I try to read their faces, but get no signal of any kind. The verdict really could go in either direction. A few have dressed up for the occasion, in sportcoats and dresses. A few remain in their hallmark Patagonia jackets, making the scene that much more San Franciscan.
Judge Bolanos takes her seat. I notice that she has a new super-cute haircut and blowout today. This day is a tremendous one for her as well, including her highly publicized reading of the verdict.
Bolanos asks if the jury has their verdict, and they acknowledge that they do. An ordinary manilla folder is handed to the bailiff and then to Bolanos. Bolanos opens the folder and looks over the verdict, and I still have no idea what it says. I would hate to sit at a poker table with her.
I’m hyperventilating a little bit which means that my eyesight is starting to cave in on the edges. I want this so badly for Johnson and everyone else who has suffered at the hands of Monsanto’s criminal corporate and ethical recklessness.
CLAIM OF DESIGN DEFECT
- Are the Roundup Pro or Ranger Pro products ones about which an ordinary consumer can form reasonable minimum safety expectations?
GG: My anxiety is clouding my auditory processing skills. I frantically triple check my comprehension and confirm this is a good sign.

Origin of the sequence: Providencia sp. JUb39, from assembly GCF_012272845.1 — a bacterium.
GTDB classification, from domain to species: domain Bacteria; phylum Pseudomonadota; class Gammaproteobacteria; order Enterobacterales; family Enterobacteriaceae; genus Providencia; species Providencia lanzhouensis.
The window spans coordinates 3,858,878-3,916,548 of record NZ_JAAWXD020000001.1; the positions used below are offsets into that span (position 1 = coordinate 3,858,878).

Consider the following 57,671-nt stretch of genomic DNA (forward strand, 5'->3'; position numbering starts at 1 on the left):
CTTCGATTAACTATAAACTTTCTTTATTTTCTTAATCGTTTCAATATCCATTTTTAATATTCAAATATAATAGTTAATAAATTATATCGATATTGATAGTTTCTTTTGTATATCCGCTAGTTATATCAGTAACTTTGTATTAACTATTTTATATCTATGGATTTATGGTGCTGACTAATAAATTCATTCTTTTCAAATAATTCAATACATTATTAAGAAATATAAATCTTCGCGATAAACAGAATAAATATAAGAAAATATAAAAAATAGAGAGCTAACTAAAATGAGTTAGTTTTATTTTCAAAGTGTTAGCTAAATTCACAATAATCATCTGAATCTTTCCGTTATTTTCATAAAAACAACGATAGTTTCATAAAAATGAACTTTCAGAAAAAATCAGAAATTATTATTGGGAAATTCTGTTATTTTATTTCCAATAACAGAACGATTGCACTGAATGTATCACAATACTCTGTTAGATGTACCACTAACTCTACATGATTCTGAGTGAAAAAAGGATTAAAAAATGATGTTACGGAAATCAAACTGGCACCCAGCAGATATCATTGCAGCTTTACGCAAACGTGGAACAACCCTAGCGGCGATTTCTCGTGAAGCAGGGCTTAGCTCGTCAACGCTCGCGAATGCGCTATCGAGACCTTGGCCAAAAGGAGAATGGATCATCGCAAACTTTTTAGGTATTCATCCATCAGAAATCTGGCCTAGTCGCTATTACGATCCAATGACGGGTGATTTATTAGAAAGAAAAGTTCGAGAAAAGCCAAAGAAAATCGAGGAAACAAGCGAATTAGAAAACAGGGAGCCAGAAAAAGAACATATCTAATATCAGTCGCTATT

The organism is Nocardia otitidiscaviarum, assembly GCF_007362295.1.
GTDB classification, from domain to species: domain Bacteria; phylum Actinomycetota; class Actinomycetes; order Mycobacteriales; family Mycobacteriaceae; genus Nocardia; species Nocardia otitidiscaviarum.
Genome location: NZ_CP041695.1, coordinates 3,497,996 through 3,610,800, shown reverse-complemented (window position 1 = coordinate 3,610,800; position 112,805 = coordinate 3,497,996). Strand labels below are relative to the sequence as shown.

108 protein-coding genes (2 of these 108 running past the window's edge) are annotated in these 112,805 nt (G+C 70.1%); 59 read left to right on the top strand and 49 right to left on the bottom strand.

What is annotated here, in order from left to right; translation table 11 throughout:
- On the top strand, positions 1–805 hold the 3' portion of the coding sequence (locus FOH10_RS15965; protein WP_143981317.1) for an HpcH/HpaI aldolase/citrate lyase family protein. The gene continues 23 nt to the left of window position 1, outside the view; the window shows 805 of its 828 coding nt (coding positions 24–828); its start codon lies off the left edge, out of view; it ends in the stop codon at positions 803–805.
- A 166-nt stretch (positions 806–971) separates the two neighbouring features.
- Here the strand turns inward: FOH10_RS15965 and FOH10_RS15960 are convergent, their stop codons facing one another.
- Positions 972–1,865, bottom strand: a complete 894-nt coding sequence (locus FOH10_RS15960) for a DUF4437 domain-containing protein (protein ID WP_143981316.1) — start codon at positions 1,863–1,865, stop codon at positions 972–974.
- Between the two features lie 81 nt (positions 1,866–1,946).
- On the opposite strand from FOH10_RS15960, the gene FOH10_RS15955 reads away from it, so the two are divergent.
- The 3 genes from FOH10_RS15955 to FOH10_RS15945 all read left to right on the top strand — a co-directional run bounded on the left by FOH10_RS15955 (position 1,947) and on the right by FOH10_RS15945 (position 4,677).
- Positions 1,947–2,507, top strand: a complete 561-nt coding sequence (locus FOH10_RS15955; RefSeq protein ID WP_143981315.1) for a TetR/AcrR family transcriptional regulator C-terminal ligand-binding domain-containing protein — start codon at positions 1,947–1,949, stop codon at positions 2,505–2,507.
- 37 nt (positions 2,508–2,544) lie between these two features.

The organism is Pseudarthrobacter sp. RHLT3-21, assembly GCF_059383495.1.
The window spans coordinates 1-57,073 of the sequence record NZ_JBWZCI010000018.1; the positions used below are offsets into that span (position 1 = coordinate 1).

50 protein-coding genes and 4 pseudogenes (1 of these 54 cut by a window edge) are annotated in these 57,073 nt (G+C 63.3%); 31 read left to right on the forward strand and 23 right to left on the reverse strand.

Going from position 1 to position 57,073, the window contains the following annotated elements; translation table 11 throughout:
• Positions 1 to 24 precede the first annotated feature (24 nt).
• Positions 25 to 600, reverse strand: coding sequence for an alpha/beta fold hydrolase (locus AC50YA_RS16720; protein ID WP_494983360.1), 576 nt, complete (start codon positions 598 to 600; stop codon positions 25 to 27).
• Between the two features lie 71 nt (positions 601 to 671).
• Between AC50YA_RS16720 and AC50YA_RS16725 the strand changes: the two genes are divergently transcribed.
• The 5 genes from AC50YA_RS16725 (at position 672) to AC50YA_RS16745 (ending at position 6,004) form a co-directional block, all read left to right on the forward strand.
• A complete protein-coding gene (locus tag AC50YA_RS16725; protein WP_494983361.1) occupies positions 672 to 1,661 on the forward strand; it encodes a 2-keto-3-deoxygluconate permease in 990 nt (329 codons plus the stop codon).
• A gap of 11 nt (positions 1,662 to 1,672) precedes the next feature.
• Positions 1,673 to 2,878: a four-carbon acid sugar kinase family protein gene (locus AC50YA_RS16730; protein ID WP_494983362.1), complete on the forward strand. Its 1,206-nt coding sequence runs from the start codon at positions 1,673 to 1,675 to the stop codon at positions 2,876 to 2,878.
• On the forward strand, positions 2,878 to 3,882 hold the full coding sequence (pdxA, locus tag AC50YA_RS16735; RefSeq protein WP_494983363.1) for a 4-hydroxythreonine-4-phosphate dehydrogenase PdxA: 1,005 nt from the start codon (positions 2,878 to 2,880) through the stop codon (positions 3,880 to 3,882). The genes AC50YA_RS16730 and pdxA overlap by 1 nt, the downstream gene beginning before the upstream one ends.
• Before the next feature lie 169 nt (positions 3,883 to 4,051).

- Did Roundup Pro or Ranger Pro fail to perform as safely as an ordinary consumer would have expected when used or misused in an intended or reasonably foreseeable way?
GG: Oh my gosh. Why isn’t anyone screaming with excitement or reacting much at all?? I look around and faces are still intently listening, and keyboards are ferociously pounded.
- Was the Roundup Pro or Ranger Pro design a substantial factor in harming Mr. Johnson?
CLAIM OF STRICT LIABILITY – FAILURE TO WARN
- Did Roundup Pro or Ranger Pro have potential risks that were known or knowable in light of the scientific knowledge that was generally accepted in the scientific community at the time of their manufacture, distribution or sale?
- Did the potential risks of Roundup Pro or Ranger Pro present a substantial danger to persons using or misusing Roundup Pro or Ranger Pro in an intended or reasonably foreseeable way?
GG: Still very little reaction out of anyone. I’m going to explode.
- Would ordinary consumers have recognized the potential risks?